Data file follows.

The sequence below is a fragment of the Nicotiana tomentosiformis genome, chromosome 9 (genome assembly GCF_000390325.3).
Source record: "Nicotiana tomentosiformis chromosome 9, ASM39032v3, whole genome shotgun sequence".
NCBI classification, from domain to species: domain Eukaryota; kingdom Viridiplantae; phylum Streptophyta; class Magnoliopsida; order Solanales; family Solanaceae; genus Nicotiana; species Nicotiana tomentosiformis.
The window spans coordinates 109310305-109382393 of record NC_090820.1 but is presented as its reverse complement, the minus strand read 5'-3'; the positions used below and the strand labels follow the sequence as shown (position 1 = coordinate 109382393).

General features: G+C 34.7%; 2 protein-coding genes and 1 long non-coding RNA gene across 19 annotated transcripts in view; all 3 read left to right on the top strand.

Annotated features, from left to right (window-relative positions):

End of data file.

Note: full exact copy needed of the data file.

The sequence below is a fragment of the Nicotiana tomentosiformis genome, chromosome 9 (genome assembly GCF_000390325.3).
Source record: "Nicotiana tomentosiformis chromosome 9, ASM39032v3, whole genome shotgun sequence".
NCBI classification, from domain to species: domain Eukaryota; kingdom Viridiplantae; phylum Streptophyta; class Magnoliopsida; order Solanales; family Solanaceae; genus Nicotiana; species Nicotiana tomentosiformis.
The window spans coordinates 109310305-109382393 of record NC_090820.1 but is presented as its reverse complement, the minus strand read 5'-3'; the positions used below and the strand labels follow the sequence as shown (position 1 = coordinate 109382393).

General features: G+C 34.7%; 2 protein-coding genes and 1 long non-coding RNA gene across 19 annotated transcripts in view; all 3 read left to right on the top strand.

Annotated features, from left to right (window-relative positions):